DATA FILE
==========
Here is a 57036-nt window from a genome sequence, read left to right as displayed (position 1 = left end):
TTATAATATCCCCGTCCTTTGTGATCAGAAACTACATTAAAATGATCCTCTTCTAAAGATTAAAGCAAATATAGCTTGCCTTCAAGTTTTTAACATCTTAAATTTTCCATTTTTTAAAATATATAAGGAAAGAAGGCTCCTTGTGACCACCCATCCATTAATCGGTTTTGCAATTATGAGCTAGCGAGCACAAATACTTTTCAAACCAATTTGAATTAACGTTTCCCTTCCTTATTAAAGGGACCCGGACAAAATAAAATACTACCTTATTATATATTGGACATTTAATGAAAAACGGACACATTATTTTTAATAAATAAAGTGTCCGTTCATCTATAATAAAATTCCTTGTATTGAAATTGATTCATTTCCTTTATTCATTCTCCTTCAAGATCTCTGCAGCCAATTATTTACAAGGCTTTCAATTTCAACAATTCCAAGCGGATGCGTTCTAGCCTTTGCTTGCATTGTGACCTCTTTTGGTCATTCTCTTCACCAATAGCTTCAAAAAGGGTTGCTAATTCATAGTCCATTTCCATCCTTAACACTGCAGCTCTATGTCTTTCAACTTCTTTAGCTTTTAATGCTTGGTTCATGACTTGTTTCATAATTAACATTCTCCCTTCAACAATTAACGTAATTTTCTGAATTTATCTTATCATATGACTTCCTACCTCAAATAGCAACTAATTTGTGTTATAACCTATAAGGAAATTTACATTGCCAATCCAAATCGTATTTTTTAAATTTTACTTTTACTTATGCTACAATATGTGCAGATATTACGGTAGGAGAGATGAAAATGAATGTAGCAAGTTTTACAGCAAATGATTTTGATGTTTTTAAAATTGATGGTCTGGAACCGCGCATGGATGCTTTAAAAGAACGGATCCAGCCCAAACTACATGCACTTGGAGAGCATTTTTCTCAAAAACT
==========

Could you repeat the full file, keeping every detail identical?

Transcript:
Here is a 57036-nt window from a genome sequence, read left to right as displayed (position 1 = left end):
TTATAATATCCCCGTCCTTTGTGATCAGAAACTACATTAAAATGATCCTCTTCTAAAGATTAAAGCAAATATAGCTTGCCTTCAAGTTTTTAACATCTTAAATTTTCCATTTTTTAAAATATATAAGGAAAGAAGGCTCCTTGTGACCACCCATCCATTAATCGGTTTTGCAATTATGAGCTAGCGAGCACAAATACTTTTCAAACCAATTTGAATTAACGTTTCCCTTCCTTATTAAAGGGACCCGGACAAAATAAAATACTACCTTATTATATATTGGACATTTAATGAAAAACGGACACATTATTTTTAATAAATAAAGTGTCCGTTCATCTATAATAAAATTCCTTGTATTGAAATTGATTCATTTCCTTTATTCATTCTCCTTCAAGATCTCTGCAGCCAATTATTTACAAGGCTTTCAATTTCAACAATTCCAAGCGGATGCGTTCTAGCCTTTGCTTGCATTGTGACCTCTTTTGGTCATTCTCTTCACCAATAGCTTCAAAAAGGGTTGCTAATTCATAGTCCATTTCCATCCTTAACACTGCAGCTCTATGTCTTTCAACTTCTTTAGCTTTTAATGCTTGGTTCATGACTTGTTTCATAATTAACATTCTCCCTTCAACAATTAACGTAATTTTCTGAATTTATCTTATCATATGACTTCCTACCTCAAATAGCAACTAATTTGTGTTATAACCTATAAGGAAATTTACATTGCCAATCCAAATCGTATTTTTTAAATTTTACTTTTACTTATGCTACAATATGTGCAGATATTACGGTAGGAGAGATGAAAATGAATGTAGCAAGTTTTACAGCAAATGATTTTGATGTTTTTAAAATTGATGGTCTGGAACCGCGCATGGATGCTTTAAAAGAACGGATCCAGCCCAAACTACATGCACTTGGAGAGCATTTTTCTCAAAAACT